Michael Jasny wrote U.S. Navy Implicated in New Mass Stranding of Whales.
Yesterday afternoon, while the U.S. and other navies played war games somewhere offshore, Cuvier’s beaked whales began stranding along the southern coast of Crete. Those on the scene knew right away what they were dealing with, for yesterday’s strandings were only the most recent in a line of similar calamities in the region, going back two decades. And in this case, as in the previous ones, all signs point navy.
Cuvier’s beaked whales are a remarkable species. They have the deepest recorded dives of all marine mammals, some descending an astonishing 3000 meters below the water’s surface before coming up for air. Favoring deep water, they don’t strand nearly as often as coastal species, and they don’t strand in number, and they don’t strand alive.
Yet that is exactly what happened yesterday. Beginning around noon, three Cuvier’s beaked whales came ashore in one spot along the Cretan coast, two others beached some 17 kilometers further west, and two more turned up nearby. All were alive when they stranded.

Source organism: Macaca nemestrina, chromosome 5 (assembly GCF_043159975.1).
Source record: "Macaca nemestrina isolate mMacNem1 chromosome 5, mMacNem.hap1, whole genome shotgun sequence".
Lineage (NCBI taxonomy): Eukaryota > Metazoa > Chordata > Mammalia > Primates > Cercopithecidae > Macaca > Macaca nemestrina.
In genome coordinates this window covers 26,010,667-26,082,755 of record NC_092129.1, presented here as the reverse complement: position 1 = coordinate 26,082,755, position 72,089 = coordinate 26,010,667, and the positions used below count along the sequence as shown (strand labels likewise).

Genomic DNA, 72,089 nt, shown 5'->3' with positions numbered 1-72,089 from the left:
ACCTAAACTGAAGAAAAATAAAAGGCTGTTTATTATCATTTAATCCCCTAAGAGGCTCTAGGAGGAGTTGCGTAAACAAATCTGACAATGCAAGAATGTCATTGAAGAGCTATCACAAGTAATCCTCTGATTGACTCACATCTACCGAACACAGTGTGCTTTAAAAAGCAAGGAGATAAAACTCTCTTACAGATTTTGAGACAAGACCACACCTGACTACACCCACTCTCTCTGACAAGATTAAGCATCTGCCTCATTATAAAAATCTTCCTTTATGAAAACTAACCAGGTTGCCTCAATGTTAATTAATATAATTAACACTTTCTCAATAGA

For Greece, none of this is new. In 1996 and again in 1997, dozens of beaked whales of the same species turned up along the Peloponnesian coast; in 2011, they stranded on the island of Corfu as well as the east coast of Italy, across the Ionian Sea. In each case, navies were training with high-powered sonar in the area. Indeed, according to the Smithsonian Institution and International Whaling Commission, every beaked whale mass stranding on record everywhere in the world has occurred with naval activities, usually sonar, taking place in the vicinity.
And yesterday was no exception. For the last week, the U.S., Greek, and Israeli navies have been running a joint military exercise off Crete known as Operation Noble Dina. The exercise includes anti-submarine warfare training, which requires the use of high-powered military sonar."